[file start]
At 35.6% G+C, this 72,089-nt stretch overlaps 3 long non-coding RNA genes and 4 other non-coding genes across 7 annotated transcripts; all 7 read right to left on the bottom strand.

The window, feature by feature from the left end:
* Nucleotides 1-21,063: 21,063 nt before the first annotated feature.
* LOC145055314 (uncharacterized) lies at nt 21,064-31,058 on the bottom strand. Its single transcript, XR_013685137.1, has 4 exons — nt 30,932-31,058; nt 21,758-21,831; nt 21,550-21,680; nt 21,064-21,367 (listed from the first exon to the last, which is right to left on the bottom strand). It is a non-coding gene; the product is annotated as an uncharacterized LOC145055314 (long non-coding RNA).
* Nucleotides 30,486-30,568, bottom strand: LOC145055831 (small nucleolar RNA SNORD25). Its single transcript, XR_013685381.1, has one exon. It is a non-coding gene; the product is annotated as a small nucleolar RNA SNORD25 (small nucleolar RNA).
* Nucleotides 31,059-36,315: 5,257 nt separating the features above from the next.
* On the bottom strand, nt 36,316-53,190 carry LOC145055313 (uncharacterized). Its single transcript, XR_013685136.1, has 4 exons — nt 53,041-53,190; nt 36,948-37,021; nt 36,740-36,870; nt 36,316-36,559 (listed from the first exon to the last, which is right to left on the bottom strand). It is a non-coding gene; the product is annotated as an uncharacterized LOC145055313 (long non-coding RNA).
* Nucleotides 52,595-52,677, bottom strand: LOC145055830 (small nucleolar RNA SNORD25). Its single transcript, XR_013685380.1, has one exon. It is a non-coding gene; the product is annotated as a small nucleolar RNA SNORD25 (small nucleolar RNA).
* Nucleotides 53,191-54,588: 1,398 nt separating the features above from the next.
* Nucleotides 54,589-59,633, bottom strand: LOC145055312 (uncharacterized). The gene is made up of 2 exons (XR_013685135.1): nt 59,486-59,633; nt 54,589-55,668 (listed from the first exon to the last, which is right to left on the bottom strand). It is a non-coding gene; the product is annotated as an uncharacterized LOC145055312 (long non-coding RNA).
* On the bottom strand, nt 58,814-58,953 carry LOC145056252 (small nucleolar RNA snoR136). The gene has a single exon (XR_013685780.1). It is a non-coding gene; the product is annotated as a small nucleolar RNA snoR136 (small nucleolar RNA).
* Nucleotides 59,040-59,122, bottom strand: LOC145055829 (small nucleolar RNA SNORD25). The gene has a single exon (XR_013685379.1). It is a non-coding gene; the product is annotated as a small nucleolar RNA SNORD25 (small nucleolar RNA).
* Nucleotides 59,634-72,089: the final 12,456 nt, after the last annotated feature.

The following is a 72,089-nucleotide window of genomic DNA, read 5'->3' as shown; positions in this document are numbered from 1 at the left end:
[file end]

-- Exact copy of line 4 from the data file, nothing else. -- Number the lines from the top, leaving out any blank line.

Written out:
* LOC145055314 (uncharacterized) lies at nt 21,064-31,058 on the bottom strand. Its single transcript, XR_013685137.1, has 4 exons — nt 30,932-31,058; nt 21,758-21,831; nt 21,550-21,680; nt 21,064-21,367 (listed from the first exon to the last, which is right to left on the bottom strand). It is a non-coding gene; the product is annotated as an uncharacterized LOC145055314 (long non-coding RNA).